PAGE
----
World Heart Day – September 29, 2021

InterAmerican Heart Foundation

Fundación Bolivia Saludable

Trinidad & Tobago Heart Foundation

Coronavirus disease (COVID-19)

The World Health Organization (www.who.int) and the Centers for Disease Control and Prevention (www.cdc.gov) have published important information regarding the coronavirus disease (COVID-19).  COVID-19 is the disease caused by a new coronavirus called SARS-CoV-2.  WHO first learned of this new virus on 31 December 2019, following a report of a cluster of cases of ‘viral pneumonia’ in Wuhan, People’s Republic of China.

Information on vaccines
The world is in the midst of a COVID-19 pandemic. As WHO and partners work together on the response — tracking the pandemic, advising on critical interventions, distributing vital medical supplies to those in need— they are racing to develop and deploy safe and effective vaccines.

Vaccines save millions of lives each year. Vaccines work by training and preparing the body’s natural defenses – the immune system – to recognize and fight off the viruses and bacteria they target. After vaccination, if the body is later exposed to those disease-causing germs, the body is immediately ready to destroy them, preventing illness.

There are several safe and effective vaccines that prevent people from getting seriously ill or dying from COVID-19. This is one part of managing COVID-19, in addition to the main preventive measures of staying at least 1 meter away from others, covering a cough or sneeze in your elbow, frequently cleaning your hands, wearing a mask and avoiding poorly ventilated rooms or opening a window.

As of 3 June 2021, WHO has evaluated that the following vaccines against COVID-19 have met the necessary criteria for safety and efficacy:

Read the Q&A on the Emergency Use Listing process to find out more about how WHO assesses the quality, safety and efficacy of COVID-19 vaccines.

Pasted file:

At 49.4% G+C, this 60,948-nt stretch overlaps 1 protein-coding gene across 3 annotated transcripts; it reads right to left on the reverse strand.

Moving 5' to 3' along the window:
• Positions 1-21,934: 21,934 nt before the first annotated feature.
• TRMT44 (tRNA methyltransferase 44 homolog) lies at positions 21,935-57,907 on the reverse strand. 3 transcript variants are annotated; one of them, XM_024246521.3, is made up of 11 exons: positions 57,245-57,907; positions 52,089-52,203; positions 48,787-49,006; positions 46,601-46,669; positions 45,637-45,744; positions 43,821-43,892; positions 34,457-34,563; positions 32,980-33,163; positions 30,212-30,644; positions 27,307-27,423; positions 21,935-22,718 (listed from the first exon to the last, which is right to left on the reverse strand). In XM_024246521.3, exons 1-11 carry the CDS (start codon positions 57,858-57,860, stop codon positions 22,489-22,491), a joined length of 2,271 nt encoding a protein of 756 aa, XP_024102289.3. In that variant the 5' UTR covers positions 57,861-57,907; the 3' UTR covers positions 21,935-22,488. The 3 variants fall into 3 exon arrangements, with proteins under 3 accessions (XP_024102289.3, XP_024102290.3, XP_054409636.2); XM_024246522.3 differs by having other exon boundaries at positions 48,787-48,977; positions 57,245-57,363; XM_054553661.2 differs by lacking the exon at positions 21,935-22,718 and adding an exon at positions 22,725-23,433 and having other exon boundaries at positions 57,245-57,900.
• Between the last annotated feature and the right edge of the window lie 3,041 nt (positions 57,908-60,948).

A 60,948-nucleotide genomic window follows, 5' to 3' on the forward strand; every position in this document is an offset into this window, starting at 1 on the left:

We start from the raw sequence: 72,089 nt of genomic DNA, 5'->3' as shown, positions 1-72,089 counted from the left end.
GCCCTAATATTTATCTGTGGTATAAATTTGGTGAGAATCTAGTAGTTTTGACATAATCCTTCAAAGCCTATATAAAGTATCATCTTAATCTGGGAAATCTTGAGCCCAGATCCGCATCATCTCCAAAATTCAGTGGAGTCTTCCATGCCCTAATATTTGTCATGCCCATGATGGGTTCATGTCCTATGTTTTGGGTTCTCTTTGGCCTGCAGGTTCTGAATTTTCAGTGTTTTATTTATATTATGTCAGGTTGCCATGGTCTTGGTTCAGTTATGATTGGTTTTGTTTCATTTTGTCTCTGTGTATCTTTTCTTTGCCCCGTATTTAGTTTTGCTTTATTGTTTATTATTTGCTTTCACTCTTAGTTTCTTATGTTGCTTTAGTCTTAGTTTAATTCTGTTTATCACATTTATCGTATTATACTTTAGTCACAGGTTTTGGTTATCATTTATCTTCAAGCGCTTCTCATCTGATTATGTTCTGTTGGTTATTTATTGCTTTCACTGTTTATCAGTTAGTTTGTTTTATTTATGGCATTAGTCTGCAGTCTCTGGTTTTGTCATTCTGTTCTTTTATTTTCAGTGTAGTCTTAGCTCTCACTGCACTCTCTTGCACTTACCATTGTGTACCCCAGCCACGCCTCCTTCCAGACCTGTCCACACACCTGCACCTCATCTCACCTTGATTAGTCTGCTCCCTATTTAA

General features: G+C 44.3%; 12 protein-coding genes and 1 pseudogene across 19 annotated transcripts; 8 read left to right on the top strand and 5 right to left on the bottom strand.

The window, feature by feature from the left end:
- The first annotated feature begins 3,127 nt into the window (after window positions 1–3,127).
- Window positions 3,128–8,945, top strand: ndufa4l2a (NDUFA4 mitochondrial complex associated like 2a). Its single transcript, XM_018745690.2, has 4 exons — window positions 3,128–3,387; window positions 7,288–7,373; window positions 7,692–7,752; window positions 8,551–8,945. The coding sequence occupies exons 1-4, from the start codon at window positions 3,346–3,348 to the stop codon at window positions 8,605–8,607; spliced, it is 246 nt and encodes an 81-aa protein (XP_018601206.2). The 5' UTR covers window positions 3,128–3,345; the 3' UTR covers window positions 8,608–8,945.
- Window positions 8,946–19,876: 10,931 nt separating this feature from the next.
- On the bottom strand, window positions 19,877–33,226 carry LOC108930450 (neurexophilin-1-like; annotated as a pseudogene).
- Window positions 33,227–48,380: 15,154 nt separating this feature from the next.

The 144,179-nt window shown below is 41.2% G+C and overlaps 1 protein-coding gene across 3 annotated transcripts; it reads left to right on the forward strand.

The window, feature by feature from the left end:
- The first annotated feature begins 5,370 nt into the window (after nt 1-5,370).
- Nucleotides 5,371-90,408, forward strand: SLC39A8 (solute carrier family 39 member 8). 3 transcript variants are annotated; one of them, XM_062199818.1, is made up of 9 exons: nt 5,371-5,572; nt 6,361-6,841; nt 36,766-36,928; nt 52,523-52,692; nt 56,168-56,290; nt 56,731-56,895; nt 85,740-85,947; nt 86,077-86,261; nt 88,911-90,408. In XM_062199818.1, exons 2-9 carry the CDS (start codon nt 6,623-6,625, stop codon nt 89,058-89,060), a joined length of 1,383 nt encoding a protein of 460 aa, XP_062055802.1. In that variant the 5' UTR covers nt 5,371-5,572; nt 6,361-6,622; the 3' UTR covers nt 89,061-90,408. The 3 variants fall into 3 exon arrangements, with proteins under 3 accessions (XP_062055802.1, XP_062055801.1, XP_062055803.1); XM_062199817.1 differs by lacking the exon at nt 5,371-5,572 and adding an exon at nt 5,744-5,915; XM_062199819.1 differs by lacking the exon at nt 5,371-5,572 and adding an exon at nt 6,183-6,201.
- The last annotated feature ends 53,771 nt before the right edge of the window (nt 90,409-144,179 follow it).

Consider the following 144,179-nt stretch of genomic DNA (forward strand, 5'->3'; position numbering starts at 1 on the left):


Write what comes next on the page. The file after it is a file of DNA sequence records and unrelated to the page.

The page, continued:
Stay informed:  Protect yourself: advice for the public

People Living with NCDs – Together we heal, together we give.

The InterAmerican Heart Foundation works with local, grassroots organizations throughout Latin America and the Caribbean to promote policies that help and protect people, like Bruno Helman,  against the debilitating effects of non-communicable chronic diseases.

Bruno Helman

“I am lucky that I am able to practice social distancing while having a job.  Unfortunately, that’s not the reality for many. We hear stories of people living with diabetes who literally have to beg for money at signal lights, that have developed complications such as neuropathy which can lead to amputation.

The COVID 19 crisis has increased the social and economic divide we face in Latin America. Some are able to stay at home knowing that, if needed, they will be able to receive health care through their private health plans. However, there are many, many more who don’t have that privilege, are forced to expose themselves and their families, in order to bring food home.

As someone living with diabetes and depression, it has been hard not being able to practice my daily physical activity, which is essential in helping me control my blood sugar levels and keep my mind healthy.  I’m just trying to practice the “one day at time” lifestyle, keeping positive and optimistic when possible, and accepting my sadness when needed.”

Newsletters

IAHF Newsletter Dec 2019

Seasons Greetings from IAHF President
NCD Workshop Panama Dec 2019
World Congress of Cardiology 2019
Eliminate Industrial Trans-fatty Acids
In Memoriam

IAHF Newsletter Sept 2019

New IAHF-FIC Visual Identity
Science of Peace Award – Senator Dr. Guido Girardi
World Heart Day 2019
High level meeting on Universal Health Coverage (UHC)

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